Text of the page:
In general, you tend to get a linear trade-off between energy scale and time. One way to see where this comes from is simply to think about the case of a constant Hamiltonian. In that case, the time evolution operator is $e^{-iHt}$. Clearly multiplying $H$ by some constant $k$ and dividing $t$ by $k$ leads to the same operator, and hence the same evolution of the system. You can do this more generally, with a potentially time dependent Hamiltonian by looking at the Schroedinger equation: $i \hbar \frac{\partial}{\partial t} \mid \Psi \rangle = H \mid \Psi \rangle$. Replacing $H$ with $kH$ and $t$ with $\frac{t}{k}$ we obtain the same equation.

  • $\begingroup$ Thanks for the reference to the Margolus-Levitin theorem, but I fell that this still doesn't my question. I mean, in principle, you could build a system with arbitrary high energy separation and get arbitrary an low run time, but I suppose (I'm not a physicist) that doing so becomes technically more and more difficult, and eventually practically impossible to go beyond some energy separation level. Does that difficulty depend only on the specific implementation details or is there some fundamental limit that is independent of the implementation details? $\endgroup$ Oct 25, 2010 at 23:41
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    $\begingroup$ Yes, there is a fundamental limit. Eventually you go beyond the energy density required to form a black hole, which then creates an event horizon, meaning you don't get the information back out (well without waiting for the black hole to evaporate). See for example arxiv.org/abs/quant-ph/9908043 by Seth Lloyd. $\endgroup$ Oct 26, 2010 at 0:09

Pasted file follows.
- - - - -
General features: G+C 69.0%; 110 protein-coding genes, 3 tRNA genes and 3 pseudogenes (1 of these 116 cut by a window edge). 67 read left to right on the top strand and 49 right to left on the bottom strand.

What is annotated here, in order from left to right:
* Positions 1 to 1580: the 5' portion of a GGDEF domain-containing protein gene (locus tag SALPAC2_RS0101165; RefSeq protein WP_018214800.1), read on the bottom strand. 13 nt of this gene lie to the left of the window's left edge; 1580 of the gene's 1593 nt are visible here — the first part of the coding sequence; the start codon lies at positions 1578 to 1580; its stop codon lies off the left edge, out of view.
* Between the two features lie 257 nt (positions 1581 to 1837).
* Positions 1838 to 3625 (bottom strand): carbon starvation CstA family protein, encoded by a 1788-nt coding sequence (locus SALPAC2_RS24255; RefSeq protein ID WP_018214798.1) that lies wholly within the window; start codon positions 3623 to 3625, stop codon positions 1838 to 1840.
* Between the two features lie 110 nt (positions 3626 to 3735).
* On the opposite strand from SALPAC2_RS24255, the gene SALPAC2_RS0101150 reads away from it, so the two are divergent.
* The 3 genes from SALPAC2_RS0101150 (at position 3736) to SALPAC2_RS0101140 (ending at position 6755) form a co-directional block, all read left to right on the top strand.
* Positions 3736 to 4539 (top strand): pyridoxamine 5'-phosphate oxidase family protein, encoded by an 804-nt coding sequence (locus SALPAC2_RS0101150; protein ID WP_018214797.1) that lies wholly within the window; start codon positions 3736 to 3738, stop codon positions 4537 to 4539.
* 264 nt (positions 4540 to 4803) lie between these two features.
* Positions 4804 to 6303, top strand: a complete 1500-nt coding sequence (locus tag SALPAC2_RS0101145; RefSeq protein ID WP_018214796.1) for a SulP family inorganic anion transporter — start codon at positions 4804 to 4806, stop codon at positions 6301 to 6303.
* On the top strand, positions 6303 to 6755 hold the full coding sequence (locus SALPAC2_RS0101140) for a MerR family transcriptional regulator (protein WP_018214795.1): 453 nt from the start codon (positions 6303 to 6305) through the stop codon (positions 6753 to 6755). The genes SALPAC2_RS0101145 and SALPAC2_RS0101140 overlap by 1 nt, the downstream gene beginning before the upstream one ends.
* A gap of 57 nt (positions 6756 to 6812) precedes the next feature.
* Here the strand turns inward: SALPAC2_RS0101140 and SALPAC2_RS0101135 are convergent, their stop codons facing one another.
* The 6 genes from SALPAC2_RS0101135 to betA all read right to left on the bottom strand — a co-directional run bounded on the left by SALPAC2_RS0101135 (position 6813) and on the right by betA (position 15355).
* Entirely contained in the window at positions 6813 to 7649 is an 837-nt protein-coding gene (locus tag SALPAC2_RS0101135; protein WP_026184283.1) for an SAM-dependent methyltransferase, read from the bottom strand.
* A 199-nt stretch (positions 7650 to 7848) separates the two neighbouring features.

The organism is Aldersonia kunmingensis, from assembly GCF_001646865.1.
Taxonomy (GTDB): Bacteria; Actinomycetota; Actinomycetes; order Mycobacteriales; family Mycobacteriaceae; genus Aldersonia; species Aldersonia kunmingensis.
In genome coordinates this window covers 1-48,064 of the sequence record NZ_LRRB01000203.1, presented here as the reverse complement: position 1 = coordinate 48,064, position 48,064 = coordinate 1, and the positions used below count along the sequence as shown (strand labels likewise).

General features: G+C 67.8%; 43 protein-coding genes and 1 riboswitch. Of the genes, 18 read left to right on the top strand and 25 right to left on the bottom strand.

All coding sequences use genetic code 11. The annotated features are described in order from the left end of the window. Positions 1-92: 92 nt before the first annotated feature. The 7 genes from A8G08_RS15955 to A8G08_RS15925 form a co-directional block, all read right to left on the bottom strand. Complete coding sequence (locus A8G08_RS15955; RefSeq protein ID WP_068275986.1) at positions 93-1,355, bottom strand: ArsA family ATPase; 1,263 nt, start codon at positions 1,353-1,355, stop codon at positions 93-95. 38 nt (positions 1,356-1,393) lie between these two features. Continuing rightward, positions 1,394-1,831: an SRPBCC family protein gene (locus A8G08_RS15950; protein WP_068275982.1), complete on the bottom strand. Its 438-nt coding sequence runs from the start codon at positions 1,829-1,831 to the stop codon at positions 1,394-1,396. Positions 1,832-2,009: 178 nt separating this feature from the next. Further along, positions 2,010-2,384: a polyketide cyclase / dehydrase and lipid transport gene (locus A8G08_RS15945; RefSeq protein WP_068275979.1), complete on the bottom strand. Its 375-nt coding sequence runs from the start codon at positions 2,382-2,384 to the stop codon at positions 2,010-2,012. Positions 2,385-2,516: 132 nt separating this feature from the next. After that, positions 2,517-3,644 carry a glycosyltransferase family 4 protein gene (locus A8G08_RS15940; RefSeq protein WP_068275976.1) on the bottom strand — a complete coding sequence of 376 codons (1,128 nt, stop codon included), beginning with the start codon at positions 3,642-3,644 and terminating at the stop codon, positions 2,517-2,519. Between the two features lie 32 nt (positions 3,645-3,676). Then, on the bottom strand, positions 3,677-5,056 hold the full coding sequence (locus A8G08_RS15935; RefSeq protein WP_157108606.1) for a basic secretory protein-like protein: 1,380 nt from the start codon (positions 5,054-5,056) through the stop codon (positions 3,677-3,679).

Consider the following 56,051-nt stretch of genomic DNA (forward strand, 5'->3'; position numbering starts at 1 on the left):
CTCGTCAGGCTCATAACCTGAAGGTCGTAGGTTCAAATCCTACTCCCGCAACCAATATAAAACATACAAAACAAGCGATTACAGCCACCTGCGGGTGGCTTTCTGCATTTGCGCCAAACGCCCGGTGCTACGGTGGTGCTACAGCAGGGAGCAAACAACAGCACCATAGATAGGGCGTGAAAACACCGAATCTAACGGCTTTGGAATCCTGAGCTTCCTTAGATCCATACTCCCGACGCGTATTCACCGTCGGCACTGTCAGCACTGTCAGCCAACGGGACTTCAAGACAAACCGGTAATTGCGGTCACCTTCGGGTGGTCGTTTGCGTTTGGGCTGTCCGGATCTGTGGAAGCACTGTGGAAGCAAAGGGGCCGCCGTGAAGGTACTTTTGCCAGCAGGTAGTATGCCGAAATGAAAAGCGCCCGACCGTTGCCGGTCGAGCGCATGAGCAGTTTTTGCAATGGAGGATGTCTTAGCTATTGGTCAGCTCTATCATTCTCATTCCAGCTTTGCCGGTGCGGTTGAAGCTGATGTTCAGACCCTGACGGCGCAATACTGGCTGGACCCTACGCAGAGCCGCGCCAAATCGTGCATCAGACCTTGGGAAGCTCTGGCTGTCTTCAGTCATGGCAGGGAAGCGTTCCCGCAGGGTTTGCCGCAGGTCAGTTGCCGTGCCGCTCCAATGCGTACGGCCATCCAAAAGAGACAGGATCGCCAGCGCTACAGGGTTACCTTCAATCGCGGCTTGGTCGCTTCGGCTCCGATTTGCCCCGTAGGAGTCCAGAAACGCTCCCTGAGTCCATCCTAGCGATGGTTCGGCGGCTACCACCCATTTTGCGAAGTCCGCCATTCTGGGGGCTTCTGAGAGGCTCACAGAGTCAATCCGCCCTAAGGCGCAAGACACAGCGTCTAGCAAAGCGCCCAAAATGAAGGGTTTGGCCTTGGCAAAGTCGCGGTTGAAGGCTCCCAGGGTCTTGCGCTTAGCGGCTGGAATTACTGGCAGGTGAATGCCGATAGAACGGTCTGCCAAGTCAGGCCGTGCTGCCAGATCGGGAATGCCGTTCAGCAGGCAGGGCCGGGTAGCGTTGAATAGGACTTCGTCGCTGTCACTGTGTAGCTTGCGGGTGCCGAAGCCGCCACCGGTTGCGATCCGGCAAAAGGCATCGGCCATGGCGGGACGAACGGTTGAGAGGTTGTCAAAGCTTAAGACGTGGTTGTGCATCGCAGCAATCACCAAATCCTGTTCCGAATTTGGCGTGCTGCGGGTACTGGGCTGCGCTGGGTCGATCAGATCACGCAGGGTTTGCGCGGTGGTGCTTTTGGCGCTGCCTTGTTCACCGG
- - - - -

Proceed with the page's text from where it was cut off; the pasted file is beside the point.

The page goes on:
I tend to think of energy of the Hamiltonian as setting the time scale for what we count as 'steps' of the computation. An analogue in standard complexity would be on deciding what we count as a single operation. Technically we can count any $O(1)$ sub-routine as a single operation, but what we decide sets the exact linear factors we will see in our runtime. Same with the norm of the Hamiltonian in adiabatic computation (and the specific universal finite gate set in quantum (or classical) circuits -- or changing from bits to trits in register model). The above approach of course produces only constant factors that don't matter.

  • $\begingroup$ The comment about time dilation is incorrect. If you accelerate the computer and then decelerate it, it will have run slower not faster than the lab frame. $\endgroup$ Oct 26, 2010 at 1:00
  • $\begingroup$ Good point Joe: en.wikipedia.org/wiki/Twin_paradox My bad on not paying attention, I really should send myself away and not the computer. Will remove that part of the answer for now. $\endgroup$ Oct 26, 2010 at 1:12
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    $\begingroup$ Yes, that way round works. Unfortunately you come back to find everyone you knew dead, and I suspect the problem you were trying to solve seems somehow less important ;-) $\endgroup$ Oct 26, 2010 at 1:14